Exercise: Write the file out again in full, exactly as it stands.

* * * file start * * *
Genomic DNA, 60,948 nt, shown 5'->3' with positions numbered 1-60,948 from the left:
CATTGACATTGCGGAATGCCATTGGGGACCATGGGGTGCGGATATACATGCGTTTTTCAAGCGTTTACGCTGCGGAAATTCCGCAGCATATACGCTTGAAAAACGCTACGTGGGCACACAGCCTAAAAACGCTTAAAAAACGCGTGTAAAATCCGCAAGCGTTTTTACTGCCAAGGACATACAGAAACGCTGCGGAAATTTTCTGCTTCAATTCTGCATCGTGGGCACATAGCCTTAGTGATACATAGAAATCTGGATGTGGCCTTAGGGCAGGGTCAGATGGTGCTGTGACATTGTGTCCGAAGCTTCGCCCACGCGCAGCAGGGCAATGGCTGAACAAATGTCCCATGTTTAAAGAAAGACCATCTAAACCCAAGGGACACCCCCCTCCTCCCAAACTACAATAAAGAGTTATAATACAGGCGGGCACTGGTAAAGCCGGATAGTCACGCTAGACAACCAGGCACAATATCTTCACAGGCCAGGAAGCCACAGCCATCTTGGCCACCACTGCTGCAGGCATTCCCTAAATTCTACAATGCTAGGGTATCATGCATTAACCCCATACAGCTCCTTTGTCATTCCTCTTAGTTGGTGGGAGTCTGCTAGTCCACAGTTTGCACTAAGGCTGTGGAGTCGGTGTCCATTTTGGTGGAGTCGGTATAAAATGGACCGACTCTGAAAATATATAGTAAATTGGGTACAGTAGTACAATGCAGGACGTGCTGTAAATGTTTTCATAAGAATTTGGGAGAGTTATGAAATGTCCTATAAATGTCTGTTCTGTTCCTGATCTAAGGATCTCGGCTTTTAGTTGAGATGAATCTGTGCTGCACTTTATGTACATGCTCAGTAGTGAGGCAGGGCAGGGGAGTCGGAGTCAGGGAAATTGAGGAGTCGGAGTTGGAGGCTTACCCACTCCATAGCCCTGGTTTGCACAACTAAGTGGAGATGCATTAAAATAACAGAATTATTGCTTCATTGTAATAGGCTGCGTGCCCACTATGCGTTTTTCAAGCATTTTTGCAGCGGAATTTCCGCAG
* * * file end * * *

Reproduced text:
Genomic DNA, 60,948 nt, shown 5'->3' with positions numbered 1-60,948 from the left:
CATTGACATTGCGGAATGCCATTGGGGACCATGGGGTGCGGATATACATGCGTTTTTCAAGCGTTTACGCTGCGGAAATTCCGCAGCATATACGCTTGAAAAACGCTACGTGGGCACACAGCCTAAAAACGCTTAAAAAACGCGTGTAAAATCCGCAAGCGTTTTTACTGCCAAGGACATACAGAAACGCTGCGGAAATTTTCTGCTTCAATTCTGCATCGTGGGCACATAGCCTTAGTGATACATAGAAATCTGGATGTGGCCTTAGGGCAGGGTCAGATGGTGCTGTGACATTGTGTCCGAAGCTTCGCCCACGCGCAGCAGGGCAATGGCTGAACAAATGTCCCATGTTTAAAGAAAGACCATCTAAACCCAAGGGACACCCCCCTCCTCCCAAACTACAATAAAGAGTTATAATACAGGCGGGCACTGGTAAAGCCGGATAGTCACGCTAGACAACCAGGCACAATATCTTCACAGGCCAGGAAGCCACAGCCATCTTGGCCACCACTGCTGCAGGCATTCCCTAAATTCTACAATGCTAGGGTATCATGCATTAACCCCATACAGCTCCTTTGTCATTCCTCTTAGTTGGTGGGAGTCTGCTAGTCCACAGTTTGCACTAAGGCTGTGGAGTCGGTGTCCATTTTGGTGGAGTCGGTATAAAATGGACCGACTCTGAAAATATATAGTAAATTGGGTACAGTAGTACAATGCAGGACGTGCTGTAAATGTTTTCATAAGAATTTGGGAGAGTTATGAAATGTCCTATAAATGTCTGTTCTGTTCCTGATCTAAGGATCTCGGCTTTTAGTTGAGATGAATCTGTGCTGCACTTTATGTACATGCTCAGTAGTGAGGCAGGGCAGGGGAGTCGGAGTCAGGGAAATTGAGGAGTCGGAGTTGGAGGCTTACCCACTCCATAGCCCTGGTTTGCACAACTAAGTGGAGATGCATTAAAATAACAGAATTATTGCTTCATTGTAATAGGCTGCGTGCCCACTATGCGTTTTTCAAGCATTTTTGCAGCGGAATTTCCGCAG